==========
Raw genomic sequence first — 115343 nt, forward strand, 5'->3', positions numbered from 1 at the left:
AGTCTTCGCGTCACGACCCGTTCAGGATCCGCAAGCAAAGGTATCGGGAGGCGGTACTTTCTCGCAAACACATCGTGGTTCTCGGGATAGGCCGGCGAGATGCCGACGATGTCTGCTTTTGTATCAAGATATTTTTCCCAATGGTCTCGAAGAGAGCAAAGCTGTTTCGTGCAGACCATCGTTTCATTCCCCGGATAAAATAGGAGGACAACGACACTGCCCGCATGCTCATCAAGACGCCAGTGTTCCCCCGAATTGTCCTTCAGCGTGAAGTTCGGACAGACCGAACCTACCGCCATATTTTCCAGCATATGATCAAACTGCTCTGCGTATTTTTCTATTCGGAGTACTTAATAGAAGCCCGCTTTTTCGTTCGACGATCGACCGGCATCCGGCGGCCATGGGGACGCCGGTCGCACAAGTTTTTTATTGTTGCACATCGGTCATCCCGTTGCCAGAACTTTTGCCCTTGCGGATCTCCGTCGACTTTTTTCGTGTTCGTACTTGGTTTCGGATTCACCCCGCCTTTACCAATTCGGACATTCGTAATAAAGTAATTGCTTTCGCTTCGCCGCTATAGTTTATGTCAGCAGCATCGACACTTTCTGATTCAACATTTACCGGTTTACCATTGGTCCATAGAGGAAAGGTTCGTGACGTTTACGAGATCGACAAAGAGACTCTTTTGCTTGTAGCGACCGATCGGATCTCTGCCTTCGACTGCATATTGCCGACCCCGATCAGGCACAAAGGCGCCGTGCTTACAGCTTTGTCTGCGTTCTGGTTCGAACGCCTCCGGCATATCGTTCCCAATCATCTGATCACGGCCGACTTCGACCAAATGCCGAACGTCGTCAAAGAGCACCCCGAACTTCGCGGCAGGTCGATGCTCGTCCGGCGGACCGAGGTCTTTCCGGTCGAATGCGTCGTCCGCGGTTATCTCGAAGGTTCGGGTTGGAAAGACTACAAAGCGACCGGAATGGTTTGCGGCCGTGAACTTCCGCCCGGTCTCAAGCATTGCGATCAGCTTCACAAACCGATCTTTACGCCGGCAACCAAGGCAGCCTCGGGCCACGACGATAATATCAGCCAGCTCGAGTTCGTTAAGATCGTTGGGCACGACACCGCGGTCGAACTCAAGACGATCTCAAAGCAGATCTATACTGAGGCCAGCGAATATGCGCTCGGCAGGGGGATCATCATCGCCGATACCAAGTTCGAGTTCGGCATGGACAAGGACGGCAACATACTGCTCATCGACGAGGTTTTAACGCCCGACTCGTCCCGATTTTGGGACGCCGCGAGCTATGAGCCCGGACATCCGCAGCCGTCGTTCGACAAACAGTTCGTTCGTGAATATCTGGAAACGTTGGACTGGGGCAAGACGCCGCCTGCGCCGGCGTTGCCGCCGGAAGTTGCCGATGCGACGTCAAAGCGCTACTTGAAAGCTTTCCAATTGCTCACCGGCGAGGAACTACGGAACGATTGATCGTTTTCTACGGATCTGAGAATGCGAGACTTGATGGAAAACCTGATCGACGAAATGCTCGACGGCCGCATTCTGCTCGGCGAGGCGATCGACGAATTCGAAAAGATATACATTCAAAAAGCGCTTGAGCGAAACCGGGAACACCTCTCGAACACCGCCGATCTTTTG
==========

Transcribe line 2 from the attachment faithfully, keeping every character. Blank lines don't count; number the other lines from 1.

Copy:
AGTCTTCGCGTCACGACCCGTTCAGGATCCGCAAGCAAAGGTATCGGGAGGCGGTACTTTCTCGCAAACACATCGTGGTTCTCGGGATAGGCCGGCGAGATGCCGACGATGTCTGCTTTTGTATCAAGATATTTTTCCCAATGGTCTCGAAGAGAGCAAAGCTGTTTCGTGCAGACCATCGTTTCATTCCCCGGATAAAATAGGAGGACAACGACACTGCCCGCATGCTCATCAAGACGCCAGTGTTCCCCCGAATTGTCCTTCAGCGTGAAGTTCGGACAGACCGAACCTACCGCCATATTTTCCAGCATATGATCAAACTGCTCTGCGTATTTTTCTATTCGGAGTACTTAATAGAAGCCCGCTTTTTCGTTCGACGATCGACCGGCATCCGGCGGCCATGGGGACGCCGGTCGCACAAGTTTTTTATTGTTGCACATCGGTCATCCCGTTGCCAGAACTTTTGCCCTTGCGGATCTCCGTCGACTTTTTTCGTGTTCGTACTTGGTTTCGGATTCACCCCGCCTTTACCAATTCGGACATTCGTAATAAAGTAATTGCTTTCGCTTCGCCGCTATAGTTTATGTCAGCAGCATCGACACTTTCTGATTCAACATTTACCGGTTTACCATTGGTCCATAGAGGAAAGGTTCGTGACGTTTACGAGATCGACAAAGAGACTCTTTTGCTTGTAGCGACCGATCGGATCTCTGCCTTCGACTGCATATTGCCGACCCCGATCAGGCACAAAGGCGCCGTGCTTACAGCTTTGTCTGCGTTCTGGTTCGAACGCCTCCGGCATATCGTTCCCAATCATCTGATCACGGCCGACTTCGACCAAATGCCGAACGTCGTCAAAGAGCACCCCGAACTTCGCGGCAGGTCGATGCTCGTCCGGCGGACCGAGGTCTTTCCGGTCGAATGCGTCGTCCGCGGTTATCTCGAAGGTTCGGGTTGGAAAGACTACAAAGCGACCGGAATGGTTTGCGGCCGTGAACTTCCGCCCGGTCTCAAGCATTGCGATCAGCTTCACAAACCGATCTTTACGCCGGCAACCAAGGCAGCCTCGGGCCACGACGATAATATCAGCCAGCTCGAGTTCGTTAAGATCGTTGGGCACGACACCGCGGTCGAACTCAAGACGATCTCAAAGCAGATCTATACTGAGGCCAGCGAATATGCGCTCGGCAGGGGGATCATCATCGCCGATACCAAGTTCGAGTTCGGCATGGACAAGGACGGCAACATACTGCTCATCGACGAGGTTTTAACGCCCGACTCGTCCCGATTTTGGGACGCCGCGAGCTATGAGCCCGGACATCCGCAGCCGTCGTTCGACAAACAGTTCGTTCGTGAATATCTGGAAACGTTGGACTGGGGCAAGACGCCGCCTGCGCCGGCGTTGCCGCCGGAAGTTGCCGATGCGACGTCAAAGCGCTACTTGAAAGCTTTCCAATTGCTCACCGGCGAGGAACTACGGAACGATTGATCGTTTTCTACGGATCTGAGAATGCGAGACTTGATGGAAAACCTGATCGACGAAATGCTCGACGGCCGCATTCTGCTCGGCGAGGCGATCGACGAATTCGAAAAGATATACATTCAAAAAGCGCTTGAGCGAAACCGGGAACACCTCTCGAACACCGCCGATCTTTTG